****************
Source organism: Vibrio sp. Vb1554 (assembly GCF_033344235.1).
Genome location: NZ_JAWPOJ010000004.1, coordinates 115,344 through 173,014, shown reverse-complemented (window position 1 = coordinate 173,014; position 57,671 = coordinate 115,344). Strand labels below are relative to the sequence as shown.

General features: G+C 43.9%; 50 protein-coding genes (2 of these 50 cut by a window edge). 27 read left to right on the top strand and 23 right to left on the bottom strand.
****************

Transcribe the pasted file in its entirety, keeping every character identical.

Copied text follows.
Source organism: Vibrio sp. Vb1554 (assembly GCF_033344235.1).
Genome location: NZ_JAWPOJ010000004.1, coordinates 115,344 through 173,014, shown reverse-complemented (window position 1 = coordinate 173,014; position 57,671 = coordinate 115,344). Strand labels below are relative to the sequence as shown.

General features: G+C 43.9%; 50 protein-coding genes (2 of these 50 cut by a window edge). 27 read left to right on the top strand and 23 right to left on the bottom strand.